Shamed posh prep school PA facing jail for brazenly getting parents to pay £200,000 of fees into her own bank account

(SWNS Group)

An administrator who defrauded an exclusive London preparatory school out of more than £150,000 avoided jail today.

(SWNS Group)
Valerie Barber (SWNS Group)

Valerie Barber, 56, convinced parents at £18,500 a year Pembridge High School in Notting Hill to pay fees directly into her personal bank account.

Barber even wired money she ‘borrowed’ from the school into her own account between December 8th 2010 and May 19th 2014.

The missing £151,957 was only discovered during an accounts audit and now Barber faces the sack from the £6,170-a-term girls’ school.

Popular with celebrities, Pembridge Hall has taken in the kin of famous models, designers and TV stars.

It is part of the Alpha Plus Group of top independent prep school and the sister school of neighbouring Wetherby School for boys, which was attended by Princes William and Harry.

Princess Diana also famously ran in the mothers’ race on sports day there.

Today Barber sobbed in the dock as Isleworth Crown Court heard she was depressed because her husband couldn’t work and feared for the life of her son serving in Afghanistan.

Dressed in black, Barber, of Glenfield Terrace, Ealing, avoided jail by a “whisker” for one count of fraud, receiving a 20-month sentence suspended for two years.

Martin Lewis, prosecuting, said: “During the entire period records show she prevailed upon parents to pay monies into her own bank account rather than the school bank account.

“Money transferred from parents to her private account was essentially on a fairly regular basis – on average £1,000-£2,000 a time.

“There was no attempt to conceal those transfers. She didn’t lay a complicated trail and it was pretty transparent.

“When it was detected the defendant was contacted and she owned up immediately and made no attempt to diminish what she had done.

“She was charged and put forward no explanation why she had taken the money, and there are no details as to what she spent it on.

“It would appear she said to the probation officer there were bills and expenses to pay.”

Mr Lewis continued: “This does involve a breach of trust, certainly over a lengthy period of time and repeated acts of dishonesty.

“There does appear to have been some contrivance to avoid detection by pressuring parents to pay money into that account.

“It circumvented the school’s involvement and made it more difficult for the school to detect. She has also transferred money from the school’s bank account to her own.

“She certainly had funds in her account at the time. This was not a case where she had no funds whatsoever, while she was also receiving a salary.”

Amiot Vollenweider, mitigating, said that fortunately the school was insured.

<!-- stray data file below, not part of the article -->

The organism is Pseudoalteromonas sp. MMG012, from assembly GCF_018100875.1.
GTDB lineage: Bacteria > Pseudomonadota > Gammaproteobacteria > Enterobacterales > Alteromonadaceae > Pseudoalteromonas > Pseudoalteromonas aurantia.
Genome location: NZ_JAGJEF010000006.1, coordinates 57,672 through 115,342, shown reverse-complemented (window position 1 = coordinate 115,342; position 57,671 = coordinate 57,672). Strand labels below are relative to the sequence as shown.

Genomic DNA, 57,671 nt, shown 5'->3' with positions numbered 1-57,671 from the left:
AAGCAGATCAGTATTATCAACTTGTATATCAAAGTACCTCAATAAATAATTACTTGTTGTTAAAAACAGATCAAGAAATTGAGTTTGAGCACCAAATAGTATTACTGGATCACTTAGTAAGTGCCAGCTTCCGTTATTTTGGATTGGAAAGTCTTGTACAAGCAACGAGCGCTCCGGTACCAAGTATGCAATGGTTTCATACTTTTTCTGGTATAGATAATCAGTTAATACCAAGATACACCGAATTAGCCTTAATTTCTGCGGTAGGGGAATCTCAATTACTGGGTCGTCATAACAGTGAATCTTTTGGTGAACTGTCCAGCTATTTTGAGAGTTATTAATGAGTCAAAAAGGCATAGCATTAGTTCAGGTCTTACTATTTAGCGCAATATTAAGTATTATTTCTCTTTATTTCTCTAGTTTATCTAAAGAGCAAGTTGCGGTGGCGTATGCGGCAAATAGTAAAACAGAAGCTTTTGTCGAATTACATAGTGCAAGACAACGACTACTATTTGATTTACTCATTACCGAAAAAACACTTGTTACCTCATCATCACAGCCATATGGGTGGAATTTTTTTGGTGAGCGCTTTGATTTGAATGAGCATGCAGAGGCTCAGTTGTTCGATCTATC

Describing the ruse, he said: “It had little prospect of success and was committed during a time when she was in debt and suffering from financial hardship.”

He continued: “She was struggling both with her own depression and the fact that her husband was unable to work and the subsequently the financial burden was on her.

“She had a son serving in Afghanistan whose life she feared for and had a mother at the time suffering from Alzheimer’s who died in 2013.

“She turned, it would seem, to drinking excessively and what started out originally as a thought to simply borrow the money and pay it back, spiraled dramatically out of her control.

“There is a good risk of her husband being rendered homeless because this defendant runs the risk of being imprisoned.

“It was a matter of luck rather than anything else that it was able to continue for four years, but frankly it was not sophisticated in the slightest.”

Barber remains in £30,000 of debt, and it is a “reality” she will lose her job despite having paid back £26,104 to the school, including £5,000 to parents.

Ordering her to complete 250 of unpaid work and to adhere to a three-month curfew, Judge Robin Johnson said: “Employers should be able to trust employees to act in an honest way, not for selfish gain.

“It took a long time for your crime to be discovered, and I accept that no blame was cast on anybody else.

“By sending you to prison immediately it would probably make you homeless and have a disastrous effect upon your family.

“I consider I can avoid sending you to prison immediately by a whisker, but you come about as near to going to prison as you can.”

Judge Johnson said in view of Barber’s “parlous” financial situation any financial penalty would be left to another jurisdiction.

The non-selective Anglican school, founded in 1979, teaches 110 day girls aged four to 11.


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